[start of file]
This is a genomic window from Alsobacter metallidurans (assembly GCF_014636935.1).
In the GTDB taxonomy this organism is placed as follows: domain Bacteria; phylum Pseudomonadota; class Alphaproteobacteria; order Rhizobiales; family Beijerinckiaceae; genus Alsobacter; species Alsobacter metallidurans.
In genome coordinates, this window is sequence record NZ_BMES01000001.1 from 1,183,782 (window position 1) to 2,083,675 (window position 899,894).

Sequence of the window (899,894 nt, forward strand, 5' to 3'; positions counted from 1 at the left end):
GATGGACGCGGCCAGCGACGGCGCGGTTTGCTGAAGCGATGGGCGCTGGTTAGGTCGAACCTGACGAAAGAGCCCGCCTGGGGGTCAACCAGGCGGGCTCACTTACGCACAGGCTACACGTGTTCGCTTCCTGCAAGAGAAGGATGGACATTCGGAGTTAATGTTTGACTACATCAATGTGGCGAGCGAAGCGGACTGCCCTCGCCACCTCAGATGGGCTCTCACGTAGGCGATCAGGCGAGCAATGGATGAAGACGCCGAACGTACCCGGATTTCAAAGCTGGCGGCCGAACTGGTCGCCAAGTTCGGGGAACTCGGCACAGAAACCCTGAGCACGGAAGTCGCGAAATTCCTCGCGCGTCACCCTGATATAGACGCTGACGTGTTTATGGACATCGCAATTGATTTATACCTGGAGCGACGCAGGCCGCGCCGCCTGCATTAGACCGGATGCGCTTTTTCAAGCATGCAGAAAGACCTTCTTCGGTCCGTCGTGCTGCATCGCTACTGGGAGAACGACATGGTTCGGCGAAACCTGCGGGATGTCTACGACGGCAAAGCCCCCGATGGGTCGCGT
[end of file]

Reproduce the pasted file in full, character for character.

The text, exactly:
This is a genomic window from Alsobacter metallidurans (assembly GCF_014636935.1).
In the GTDB taxonomy this organism is placed as follows: domain Bacteria; phylum Pseudomonadota; class Alphaproteobacteria; order Rhizobiales; family Beijerinckiaceae; genus Alsobacter; species Alsobacter metallidurans.
In genome coordinates, this window is sequence record NZ_BMES01000001.1 from 1,183,782 (window position 1) to 2,083,675 (window position 899,894).

Sequence of the window (899,894 nt, forward strand, 5' to 3'; positions counted from 1 at the left end):
GATGGACGCGGCCAGCGACGGCGCGGTTTGCTGAAGCGATGGGCGCTGGTTAGGTCGAACCTGACGAAAGAGCCCGCCTGGGGGTCAACCAGGCGGGCTCACTTACGCACAGGCTACACGTGTTCGCTTCCTGCAAGAGAAGGATGGACATTCGGAGTTAATGTTTGACTACATCAATGTGGCGAGCGAAGCGGACTGCCCTCGCCACCTCAGATGGGCTCTCACGTAGGCGATCAGGCGAGCAATGGATGAAGACGCCGAACGTACCCGGATTTCAAAGCTGGCGGCCGAACTGGTCGCCAAGTTCGGGGAACTCGGCACAGAAACCCTGAGCACGGAAGTCGCGAAATTCCTCGCGCGTCACCCTGATATAGACGCTGACGTGTTTATGGACATCGCAATTGATTTATACCTGGAGCGACGCAGGCCGCGCCGCCTGCATTAGACCGGATGCGCTTTTTCAAGCATGCAGAAAGACCTTCTTCGGTCCGTCGTGCTGCATCGCTACTGGGAGAACGACATGGTTCGGCGAAACCTGCGGGATGTCTACGACGGCAAAGCCCCCGATGGGTCGCGT